Krishnamurti’s manner on the public platform and in meetings with teachers radiated a sense of deep and orderly seriousness, a quality not quite severe, but compellingly intense.  The first thirty or forty times I saw him were under these circumstances, and the persona he exhibited left a deep impression on me. 

The individual on the platform was quite different from the one who came to lunch.  Seated at the table, Krishnamurti was more relaxed, even somewhat casual, given to subtle humor, and congenial and accessible in a way I had not witnessed before.  It took many exposures — years, in fact — before I could fully perceive and adapt to this difference.

In her memoir, Radha Sloss accuses Krishnamurti of being somewhat hypocritical or two-faced as a result of the difference between his public and more private personas.  To me, the difference seemed reasonable and appropriate to circumstances.  It was a relief, in any case, to find a way to relate to him that felt warmer and more natural.

Sometimes at lunch, Krishnamurti would share one of his collection of jokes.  These typically involved world leaders or God or the Pope or St. Peter at the pearly gates, or possibly the devil.  He found humor in stories that punctured illusions or had a point to make.  Sometimes the way he told a joke seemed to me slightly out of focus, but he was undaunted and enjoyed it as if in the telling he was hearing it for the first time.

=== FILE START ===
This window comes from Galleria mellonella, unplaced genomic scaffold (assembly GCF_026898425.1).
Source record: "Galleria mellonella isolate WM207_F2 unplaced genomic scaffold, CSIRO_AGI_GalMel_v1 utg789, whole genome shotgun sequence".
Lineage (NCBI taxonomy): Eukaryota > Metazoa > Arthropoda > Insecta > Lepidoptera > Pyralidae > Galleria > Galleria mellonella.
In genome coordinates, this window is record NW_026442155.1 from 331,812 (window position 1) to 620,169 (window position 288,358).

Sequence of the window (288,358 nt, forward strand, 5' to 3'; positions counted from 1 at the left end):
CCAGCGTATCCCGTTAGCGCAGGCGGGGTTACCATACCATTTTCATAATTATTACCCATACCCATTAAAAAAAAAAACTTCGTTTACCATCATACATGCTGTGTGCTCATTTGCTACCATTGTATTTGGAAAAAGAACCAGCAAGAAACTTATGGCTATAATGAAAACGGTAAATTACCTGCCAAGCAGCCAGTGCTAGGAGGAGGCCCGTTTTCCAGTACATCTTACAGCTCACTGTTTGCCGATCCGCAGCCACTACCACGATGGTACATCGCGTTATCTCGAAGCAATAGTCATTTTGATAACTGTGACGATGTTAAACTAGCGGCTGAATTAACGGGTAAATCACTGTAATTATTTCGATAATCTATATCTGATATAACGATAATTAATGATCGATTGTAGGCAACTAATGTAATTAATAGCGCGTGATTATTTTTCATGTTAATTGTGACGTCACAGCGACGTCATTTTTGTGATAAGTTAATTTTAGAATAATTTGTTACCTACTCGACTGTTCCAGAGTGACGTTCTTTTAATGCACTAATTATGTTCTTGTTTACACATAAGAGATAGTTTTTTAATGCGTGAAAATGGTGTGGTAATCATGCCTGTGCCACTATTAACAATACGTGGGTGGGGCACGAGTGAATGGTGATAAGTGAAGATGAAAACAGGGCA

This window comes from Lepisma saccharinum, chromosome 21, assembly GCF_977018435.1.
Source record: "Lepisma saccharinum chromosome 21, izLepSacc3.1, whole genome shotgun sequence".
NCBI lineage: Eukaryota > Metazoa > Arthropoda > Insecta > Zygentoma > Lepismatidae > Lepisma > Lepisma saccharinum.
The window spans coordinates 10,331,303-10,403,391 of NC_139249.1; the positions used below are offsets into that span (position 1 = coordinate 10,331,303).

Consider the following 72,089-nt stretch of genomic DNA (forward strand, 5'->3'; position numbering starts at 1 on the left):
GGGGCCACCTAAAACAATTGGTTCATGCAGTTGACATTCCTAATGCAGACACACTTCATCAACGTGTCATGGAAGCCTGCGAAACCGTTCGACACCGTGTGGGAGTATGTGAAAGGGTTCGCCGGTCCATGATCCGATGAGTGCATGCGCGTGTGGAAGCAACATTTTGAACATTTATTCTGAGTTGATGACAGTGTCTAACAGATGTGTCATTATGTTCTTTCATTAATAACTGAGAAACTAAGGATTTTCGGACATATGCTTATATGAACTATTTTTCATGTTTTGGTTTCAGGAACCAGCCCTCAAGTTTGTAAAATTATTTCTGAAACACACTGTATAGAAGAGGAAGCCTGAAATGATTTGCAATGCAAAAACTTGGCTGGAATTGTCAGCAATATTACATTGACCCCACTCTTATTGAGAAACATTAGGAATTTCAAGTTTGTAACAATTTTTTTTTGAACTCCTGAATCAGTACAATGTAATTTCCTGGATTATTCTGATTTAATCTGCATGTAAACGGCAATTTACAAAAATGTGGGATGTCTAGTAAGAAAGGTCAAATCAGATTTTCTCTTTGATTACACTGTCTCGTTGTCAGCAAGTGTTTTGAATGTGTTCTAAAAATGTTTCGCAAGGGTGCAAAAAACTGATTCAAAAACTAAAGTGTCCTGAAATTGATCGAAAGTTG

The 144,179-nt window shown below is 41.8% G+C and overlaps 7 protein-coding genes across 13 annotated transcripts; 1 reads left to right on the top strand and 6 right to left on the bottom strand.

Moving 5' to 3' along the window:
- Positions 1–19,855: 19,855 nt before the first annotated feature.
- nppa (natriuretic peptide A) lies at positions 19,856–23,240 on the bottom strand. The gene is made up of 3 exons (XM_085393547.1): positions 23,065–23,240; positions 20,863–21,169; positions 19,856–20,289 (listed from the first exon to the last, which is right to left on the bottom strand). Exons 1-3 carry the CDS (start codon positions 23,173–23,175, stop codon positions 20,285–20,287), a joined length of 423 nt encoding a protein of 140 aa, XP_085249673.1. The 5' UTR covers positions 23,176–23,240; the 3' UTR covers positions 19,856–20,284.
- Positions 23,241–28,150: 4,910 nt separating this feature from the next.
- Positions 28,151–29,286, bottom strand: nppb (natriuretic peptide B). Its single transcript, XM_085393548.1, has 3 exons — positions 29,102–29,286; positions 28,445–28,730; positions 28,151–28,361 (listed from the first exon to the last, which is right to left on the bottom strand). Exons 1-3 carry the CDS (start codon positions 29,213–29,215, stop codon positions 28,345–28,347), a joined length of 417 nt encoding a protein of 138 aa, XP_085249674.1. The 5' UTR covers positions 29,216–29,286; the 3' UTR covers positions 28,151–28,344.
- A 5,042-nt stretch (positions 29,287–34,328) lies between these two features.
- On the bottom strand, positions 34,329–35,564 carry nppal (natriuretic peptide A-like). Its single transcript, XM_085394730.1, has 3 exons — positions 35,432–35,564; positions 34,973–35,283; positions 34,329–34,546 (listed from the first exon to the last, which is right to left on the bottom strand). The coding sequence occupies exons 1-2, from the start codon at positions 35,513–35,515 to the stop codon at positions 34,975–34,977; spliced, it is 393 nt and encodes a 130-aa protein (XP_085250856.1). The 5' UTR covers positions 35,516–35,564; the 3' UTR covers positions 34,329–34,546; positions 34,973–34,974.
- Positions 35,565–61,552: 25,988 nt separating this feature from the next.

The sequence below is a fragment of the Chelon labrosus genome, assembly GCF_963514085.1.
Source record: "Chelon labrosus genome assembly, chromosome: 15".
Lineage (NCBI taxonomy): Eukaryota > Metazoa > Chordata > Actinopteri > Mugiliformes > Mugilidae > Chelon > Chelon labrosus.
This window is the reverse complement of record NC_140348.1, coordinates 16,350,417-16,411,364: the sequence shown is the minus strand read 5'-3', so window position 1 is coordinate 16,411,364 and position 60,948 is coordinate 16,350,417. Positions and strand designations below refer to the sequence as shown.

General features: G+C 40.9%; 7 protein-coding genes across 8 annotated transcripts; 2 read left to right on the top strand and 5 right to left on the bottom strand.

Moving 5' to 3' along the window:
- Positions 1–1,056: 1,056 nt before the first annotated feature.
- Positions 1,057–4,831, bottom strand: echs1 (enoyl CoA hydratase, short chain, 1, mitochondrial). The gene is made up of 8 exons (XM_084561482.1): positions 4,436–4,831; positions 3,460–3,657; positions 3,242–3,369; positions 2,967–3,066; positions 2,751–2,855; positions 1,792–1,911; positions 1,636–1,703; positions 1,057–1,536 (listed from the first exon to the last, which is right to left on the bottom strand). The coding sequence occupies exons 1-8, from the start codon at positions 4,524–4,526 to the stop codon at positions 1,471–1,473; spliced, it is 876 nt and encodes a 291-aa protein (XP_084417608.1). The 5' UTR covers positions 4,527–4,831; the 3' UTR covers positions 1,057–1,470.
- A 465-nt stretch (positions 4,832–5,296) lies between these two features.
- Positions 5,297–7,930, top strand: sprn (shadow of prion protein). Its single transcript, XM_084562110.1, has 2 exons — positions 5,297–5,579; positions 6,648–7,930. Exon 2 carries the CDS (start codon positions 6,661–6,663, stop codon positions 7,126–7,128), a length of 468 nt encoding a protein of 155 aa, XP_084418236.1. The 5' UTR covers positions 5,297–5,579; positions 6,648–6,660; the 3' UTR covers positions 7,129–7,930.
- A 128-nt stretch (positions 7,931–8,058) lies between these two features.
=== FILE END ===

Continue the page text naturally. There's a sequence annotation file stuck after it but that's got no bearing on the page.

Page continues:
No one left the table, in general, until Krishnamurti got up to leave.  Then each of us took our individual plate and bowls and utensils into the kitchen and rinsed them in one of two sinks and put them into the dishwasher.  Krishnamurti took his exit out the back door of the kitchen and made his way across the back lawn and through the orange grove to his cottage.  The aftermath of lunch was a feeling of vague disappointment as if something essential had gone out of the day.

[This is the conclusion of a three-part blog series]

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